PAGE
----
Mr. Moehlenkamp, 36, a graduate of the University of Delaware with a B.S. in visual communications, is the third creative named to the post this year. Steve Sweitzer left the agency earlier this year after a short tenure to freelance. Subsequently, McCann named Gary Topolewski, then exec VP-chief creative officer at FCB Worldwide, Southfield, Mich., to the post, but days before he was to begin work, he accepted a job at TBWA/Chiat/Day, Playa del Rey, Calif., as executive creative director.
Dave Moore, 38, senior VP-group creative director at McCann, New York, now takes Mr. Moehlenkamp's former title in Detroit, becoming exec VP-executive creative director.
"It's a tossup whether Kevin is a better leader or creative person," said Jonathan Cranin, exec VP-executive creative director at McCann-Erickson North America. "Kevin has been my first choice for some time and, in a way, we got lucky because the job became open at the right time for him," he added.
TECH CRASH COURSE
Mr. Moehlenkamp is now beginning a crash course in technology, a subject he thought he knew a lot about until he began studying his new client. Working with Mr. Cranin, Mr. Moehlenkamp will be responsible for developing a creative strategy to show off Microsoft's Internet strength while not antagonizing the federal government or the judge in the company's antitrust case, who may break the company into two -- one consisting of its operating systems and one for its applications division.
"[Mr. Moehlenkamp] needs to get [consumers] to ignore the judge and pay attention to the retail clerk," one ad executive said.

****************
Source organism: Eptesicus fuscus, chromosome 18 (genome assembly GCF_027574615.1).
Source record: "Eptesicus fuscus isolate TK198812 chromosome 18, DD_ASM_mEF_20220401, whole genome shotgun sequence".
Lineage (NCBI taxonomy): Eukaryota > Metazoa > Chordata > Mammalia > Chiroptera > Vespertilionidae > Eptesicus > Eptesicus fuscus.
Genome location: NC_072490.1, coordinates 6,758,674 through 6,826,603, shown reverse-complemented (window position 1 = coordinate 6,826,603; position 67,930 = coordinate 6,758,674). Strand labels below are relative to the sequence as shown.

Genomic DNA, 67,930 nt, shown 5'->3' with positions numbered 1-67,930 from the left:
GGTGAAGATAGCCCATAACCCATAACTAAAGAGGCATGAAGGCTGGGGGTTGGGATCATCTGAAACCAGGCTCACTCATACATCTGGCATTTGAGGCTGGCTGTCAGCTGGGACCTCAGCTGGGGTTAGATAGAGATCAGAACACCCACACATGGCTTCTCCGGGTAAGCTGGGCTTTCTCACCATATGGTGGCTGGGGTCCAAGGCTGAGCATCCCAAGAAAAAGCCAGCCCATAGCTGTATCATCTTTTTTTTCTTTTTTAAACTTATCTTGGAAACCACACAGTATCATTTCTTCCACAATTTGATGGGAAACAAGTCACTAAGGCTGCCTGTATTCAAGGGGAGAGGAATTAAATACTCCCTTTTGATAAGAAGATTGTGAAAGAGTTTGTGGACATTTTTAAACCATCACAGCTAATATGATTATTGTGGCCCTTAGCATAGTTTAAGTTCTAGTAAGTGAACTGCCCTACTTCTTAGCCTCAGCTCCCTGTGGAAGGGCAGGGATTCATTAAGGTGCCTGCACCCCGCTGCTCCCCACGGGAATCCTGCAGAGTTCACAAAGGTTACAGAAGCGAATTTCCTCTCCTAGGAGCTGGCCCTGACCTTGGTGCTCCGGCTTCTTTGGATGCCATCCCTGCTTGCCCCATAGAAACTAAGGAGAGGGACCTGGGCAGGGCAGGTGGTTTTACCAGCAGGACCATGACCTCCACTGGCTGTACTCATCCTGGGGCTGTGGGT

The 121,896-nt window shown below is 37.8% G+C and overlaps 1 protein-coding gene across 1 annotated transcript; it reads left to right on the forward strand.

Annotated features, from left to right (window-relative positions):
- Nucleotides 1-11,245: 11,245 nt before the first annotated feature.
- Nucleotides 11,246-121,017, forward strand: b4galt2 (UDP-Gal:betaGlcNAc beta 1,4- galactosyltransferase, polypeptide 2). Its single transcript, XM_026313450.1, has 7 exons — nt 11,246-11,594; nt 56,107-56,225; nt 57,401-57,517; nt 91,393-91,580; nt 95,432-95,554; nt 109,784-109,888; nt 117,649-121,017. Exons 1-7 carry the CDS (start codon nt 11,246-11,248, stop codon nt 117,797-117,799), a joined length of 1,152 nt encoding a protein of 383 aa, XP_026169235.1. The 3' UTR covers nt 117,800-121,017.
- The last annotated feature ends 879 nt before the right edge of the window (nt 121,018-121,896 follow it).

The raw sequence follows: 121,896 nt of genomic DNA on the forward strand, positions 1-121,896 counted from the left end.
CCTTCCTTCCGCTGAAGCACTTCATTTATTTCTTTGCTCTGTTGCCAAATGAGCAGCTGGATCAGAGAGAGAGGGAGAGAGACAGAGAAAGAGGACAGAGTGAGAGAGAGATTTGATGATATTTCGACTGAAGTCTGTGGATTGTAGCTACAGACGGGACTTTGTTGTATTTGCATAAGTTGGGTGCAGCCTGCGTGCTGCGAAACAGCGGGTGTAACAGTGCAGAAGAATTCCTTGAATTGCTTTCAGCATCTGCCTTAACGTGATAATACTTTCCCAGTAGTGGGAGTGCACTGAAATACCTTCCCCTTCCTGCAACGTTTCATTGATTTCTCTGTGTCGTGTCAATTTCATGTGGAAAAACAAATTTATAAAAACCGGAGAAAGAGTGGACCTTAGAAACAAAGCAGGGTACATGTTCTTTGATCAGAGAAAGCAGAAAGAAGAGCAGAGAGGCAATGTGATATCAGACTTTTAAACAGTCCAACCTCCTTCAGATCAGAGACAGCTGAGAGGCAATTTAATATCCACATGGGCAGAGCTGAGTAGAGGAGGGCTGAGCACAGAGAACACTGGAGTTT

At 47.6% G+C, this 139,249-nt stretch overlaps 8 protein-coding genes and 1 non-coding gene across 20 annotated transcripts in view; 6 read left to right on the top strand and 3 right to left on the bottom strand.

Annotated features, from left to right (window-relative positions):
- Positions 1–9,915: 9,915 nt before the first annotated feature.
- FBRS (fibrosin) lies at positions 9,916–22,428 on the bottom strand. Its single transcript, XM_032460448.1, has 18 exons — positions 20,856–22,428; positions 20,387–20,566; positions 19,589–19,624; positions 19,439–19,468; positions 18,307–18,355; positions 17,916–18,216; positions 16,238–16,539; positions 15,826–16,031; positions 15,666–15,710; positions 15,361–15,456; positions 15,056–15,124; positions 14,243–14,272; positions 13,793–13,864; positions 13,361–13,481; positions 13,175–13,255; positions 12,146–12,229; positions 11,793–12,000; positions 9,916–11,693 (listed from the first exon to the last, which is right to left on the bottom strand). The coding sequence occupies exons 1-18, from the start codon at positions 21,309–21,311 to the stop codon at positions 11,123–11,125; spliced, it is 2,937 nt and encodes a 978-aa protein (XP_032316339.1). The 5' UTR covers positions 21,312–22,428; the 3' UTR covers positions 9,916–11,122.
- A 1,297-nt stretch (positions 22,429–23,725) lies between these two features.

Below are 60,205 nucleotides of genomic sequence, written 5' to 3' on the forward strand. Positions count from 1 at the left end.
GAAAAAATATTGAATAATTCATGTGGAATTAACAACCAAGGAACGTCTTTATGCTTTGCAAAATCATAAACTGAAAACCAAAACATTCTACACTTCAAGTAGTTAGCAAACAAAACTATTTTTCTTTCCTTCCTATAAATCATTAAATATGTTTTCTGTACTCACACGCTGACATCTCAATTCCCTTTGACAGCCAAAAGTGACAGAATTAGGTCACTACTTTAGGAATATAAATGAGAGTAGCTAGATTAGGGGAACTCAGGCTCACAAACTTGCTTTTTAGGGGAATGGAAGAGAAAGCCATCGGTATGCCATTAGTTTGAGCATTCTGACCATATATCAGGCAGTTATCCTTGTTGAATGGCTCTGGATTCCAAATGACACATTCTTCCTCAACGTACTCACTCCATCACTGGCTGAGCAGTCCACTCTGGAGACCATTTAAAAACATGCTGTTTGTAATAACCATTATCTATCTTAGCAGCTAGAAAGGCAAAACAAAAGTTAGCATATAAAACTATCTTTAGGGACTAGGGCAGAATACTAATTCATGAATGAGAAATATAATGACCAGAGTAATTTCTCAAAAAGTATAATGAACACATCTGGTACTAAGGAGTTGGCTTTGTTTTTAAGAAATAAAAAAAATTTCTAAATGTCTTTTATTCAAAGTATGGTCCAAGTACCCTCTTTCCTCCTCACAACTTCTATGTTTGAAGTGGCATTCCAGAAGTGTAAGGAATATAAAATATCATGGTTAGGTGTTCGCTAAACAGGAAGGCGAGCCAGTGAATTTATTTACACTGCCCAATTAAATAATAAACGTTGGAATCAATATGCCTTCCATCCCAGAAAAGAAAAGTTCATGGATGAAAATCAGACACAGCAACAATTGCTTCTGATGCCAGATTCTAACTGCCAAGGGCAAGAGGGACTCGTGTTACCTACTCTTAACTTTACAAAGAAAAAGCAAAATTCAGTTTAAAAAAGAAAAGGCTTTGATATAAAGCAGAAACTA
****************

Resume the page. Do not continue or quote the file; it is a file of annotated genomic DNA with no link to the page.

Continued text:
Mr. Moehlenkamp acknowledges he doesn't yet have the answers. But that hasn't deterred him, he said, adding that he knows what it's like to spend days at back-breaking labor, having done time cleaning the coops on his family's chicken farm.
"For the rest of my life, I will appreciate the honor of being in the field of advertising," he said, a leap he made after college.
Mr. Moehlenkamp credits his tenure from 1989 to 1998 at BBDO Worldwide, New York, with teaching him the art of filming TV commercials. There, he worked on Federal Express, Visa International and PepsiCo's Pepsi and Pizza Hut brands, and produced what he considers his best spot -- an ad for HBO that won a Clio award in 1994.
The commercial promoted a boxing match featuring British fighter Lenox Lewis. As the boxer and his challenger went at it in the ring, voice-over noted how ferocious Mr. Lewis was, then mentioned how British he was. The boxer then went to the side of the ring where a butler gave him and his opponent tea and crumpets as they talked about their "mums."
Contributing: Tobi Elkin.